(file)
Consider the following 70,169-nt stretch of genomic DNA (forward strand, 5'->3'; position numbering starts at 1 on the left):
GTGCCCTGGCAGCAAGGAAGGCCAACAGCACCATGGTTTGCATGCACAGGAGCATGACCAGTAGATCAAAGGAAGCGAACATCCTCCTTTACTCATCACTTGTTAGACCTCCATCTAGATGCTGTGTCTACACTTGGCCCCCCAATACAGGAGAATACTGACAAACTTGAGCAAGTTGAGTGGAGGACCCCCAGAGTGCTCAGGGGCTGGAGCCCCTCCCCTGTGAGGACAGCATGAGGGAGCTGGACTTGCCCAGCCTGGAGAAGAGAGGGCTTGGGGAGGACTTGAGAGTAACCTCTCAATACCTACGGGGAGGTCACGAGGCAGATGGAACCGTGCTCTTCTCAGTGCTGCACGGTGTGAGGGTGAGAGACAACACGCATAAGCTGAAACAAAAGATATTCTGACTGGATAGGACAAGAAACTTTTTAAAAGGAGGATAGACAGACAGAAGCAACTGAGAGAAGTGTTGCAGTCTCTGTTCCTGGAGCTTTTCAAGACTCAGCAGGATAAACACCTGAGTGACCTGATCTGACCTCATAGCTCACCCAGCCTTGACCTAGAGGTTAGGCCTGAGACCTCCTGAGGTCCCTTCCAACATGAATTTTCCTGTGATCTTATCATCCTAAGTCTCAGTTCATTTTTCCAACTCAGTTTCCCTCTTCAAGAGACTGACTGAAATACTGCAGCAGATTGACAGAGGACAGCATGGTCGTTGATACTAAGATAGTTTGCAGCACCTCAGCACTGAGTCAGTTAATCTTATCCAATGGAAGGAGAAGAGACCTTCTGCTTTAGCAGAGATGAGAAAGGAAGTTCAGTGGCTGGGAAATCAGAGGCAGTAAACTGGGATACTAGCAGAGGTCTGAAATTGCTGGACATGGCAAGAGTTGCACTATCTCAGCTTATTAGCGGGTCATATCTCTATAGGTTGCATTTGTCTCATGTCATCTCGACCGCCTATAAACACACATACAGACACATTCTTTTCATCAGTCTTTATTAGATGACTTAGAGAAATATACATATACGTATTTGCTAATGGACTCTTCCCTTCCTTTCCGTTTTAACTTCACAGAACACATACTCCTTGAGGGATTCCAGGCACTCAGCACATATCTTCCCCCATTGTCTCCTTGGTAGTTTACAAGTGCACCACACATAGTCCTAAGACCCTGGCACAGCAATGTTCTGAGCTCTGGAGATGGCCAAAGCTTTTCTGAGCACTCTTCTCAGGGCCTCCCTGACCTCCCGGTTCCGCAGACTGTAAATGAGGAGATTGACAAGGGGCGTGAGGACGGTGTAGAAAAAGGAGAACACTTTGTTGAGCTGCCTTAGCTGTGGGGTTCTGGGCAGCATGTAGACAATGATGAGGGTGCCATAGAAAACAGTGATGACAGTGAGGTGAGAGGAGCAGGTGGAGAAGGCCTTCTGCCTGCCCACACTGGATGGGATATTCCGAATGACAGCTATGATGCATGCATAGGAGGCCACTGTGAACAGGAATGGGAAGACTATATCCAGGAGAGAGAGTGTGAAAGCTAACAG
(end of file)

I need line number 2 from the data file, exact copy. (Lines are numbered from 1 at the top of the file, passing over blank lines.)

GTGCCCTGGCAGCAAGGAAGGCCAACAGCACCATGGTTTGCATGCACAGGAGCATGACCAGTAGATCAAAGGAAGCGAACATCCTCCTTTACTCATCACTTGTTAGACCTCCATCTAGATGCTGTGTCTACACTTGGCCCCCCAATACAGGAGAATACTGACAAACTTGAGCAAGTTGAGTGGAGGACCCCCAGAGTGCTCAGGGGCTGGAGCCCCTCCCCTGTGAGGACAGCATGAGGGAGCTGGACTTGCCCAGCCTGGAGAAGAGAGGGCTTGGGGAGGACTTGAGAGTAACCTCTCAATACCTACGGGGAGGTCACGAGGCAGATGGAACCGTGCTCTTCTCAGTGCTGCACGGTGTGAGGGTGAGAGACAACACGCATAAGCTGAAACAAAAGATATTCTGACTGGATAGGACAAGAAACTTTTTAAAAGGAGGATAGACAGACAGAAGCAACTGAGAGAAGTGTTGCAGTCTCTGTTCCTGGAGCTTTTCAAGACTCAGCAGGATAAACACCTGAGTGACCTGATCTGACCTCATAGCTCACCCAGCCTTGACCTAGAGGTTAGGCCTGAGACCTCCTGAGGTCCCTTCCAACATGAATTTTCCTGTGATCTTATCATCCTAAGTCTCAGTTCATTTTTCCAACTCAGTTTCCCTCTTCAAGAGACTGACTGAAATACTGCAGCAGATTGACAGAGGACAGCATGGTCGTTGATACTAAGATAGTTTGCAGCACCTCAGCACTGAGTCAGTTAATCTTATCCAATGGAAGGAGAAGAGACCTTCTGCTTTAGCAGAGATGAGAAAGGAAGTTCAGTGGCTGGGAAATCAGAGGCAGTAAACTGGGATACTAGCAGAGGTCTGAAATTGCTGGACATGGCAAGAGTTGCACTATCTCAGCTTATTAGCGGGTCATATCTCTATAGGTTGCATTTGTCTCATGTCATCTCGACCGCCTATAAACACACATACAGACACATTCTTTTCATCAGTCTTTATTAGATGACTTAGAGAAATATACATATACGTATTTGCTAATGGACTCTTCCCTTCCTTTCCGTTTTAACTTCACAGAACACATACTCCTTGAGGGATTCCAGGCACTCAGCACATATCTTCCCCCATTGTCTCCTTGGTAGTTTACAAGTGCACCACACATAGTCCTAAGACCCTGGCACAGCAATGTTCTGAGCTCTGGAGATGGCCAAAGCTTTTCTGAGCACTCTTCTCAGGGCCTCCCTGACCTCCCGGTTCCGCAGACTGTAAATGAGGAGATTGACAAGGGGCGTGAGGACGGTGTAGAAAAAGGAGAACACTTTGTTGAGCTGCCTTAGCTGTGGGGTTCTGGGCAGCATGTAGACAATGATGAGGGTGCCATAGAAAACAGTGATGACAGTGAGGTGAGAGGAGCAGGTGGAGAAGGCCTTCTGCCTGCCCACACTGGATGGGATATTCCGAATGACAGCTATGATGCATGCATAGGAGGCCACTGTGAACAGGAATGGGAAGACTATATCCAGGAGAGAGAGTGTGAAAGCTAACAG